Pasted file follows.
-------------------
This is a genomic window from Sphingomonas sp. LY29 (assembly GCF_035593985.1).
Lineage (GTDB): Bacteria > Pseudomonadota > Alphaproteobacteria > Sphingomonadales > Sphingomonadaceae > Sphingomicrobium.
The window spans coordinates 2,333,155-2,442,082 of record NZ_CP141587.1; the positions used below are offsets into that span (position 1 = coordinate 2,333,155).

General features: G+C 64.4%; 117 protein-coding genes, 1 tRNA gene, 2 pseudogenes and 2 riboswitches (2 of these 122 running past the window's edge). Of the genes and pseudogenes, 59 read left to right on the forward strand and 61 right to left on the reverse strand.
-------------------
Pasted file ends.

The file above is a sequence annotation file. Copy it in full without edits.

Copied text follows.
This is a genomic window from Sphingomonas sp. LY29 (assembly GCF_035593985.1).
Lineage (GTDB): Bacteria > Pseudomonadota > Alphaproteobacteria > Sphingomonadales > Sphingomonadaceae > Sphingomicrobium.
The window spans coordinates 2,333,155-2,442,082 of record NZ_CP141587.1; the positions used below are offsets into that span (position 1 = coordinate 2,333,155).

General features: G+C 64.4%; 117 protein-coding genes, 1 tRNA gene, 2 pseudogenes and 2 riboswitches (2 of these 122 running past the window's edge). Of the genes and pseudogenes, 59 read left to right on the forward strand and 61 right to left on the reverse strand.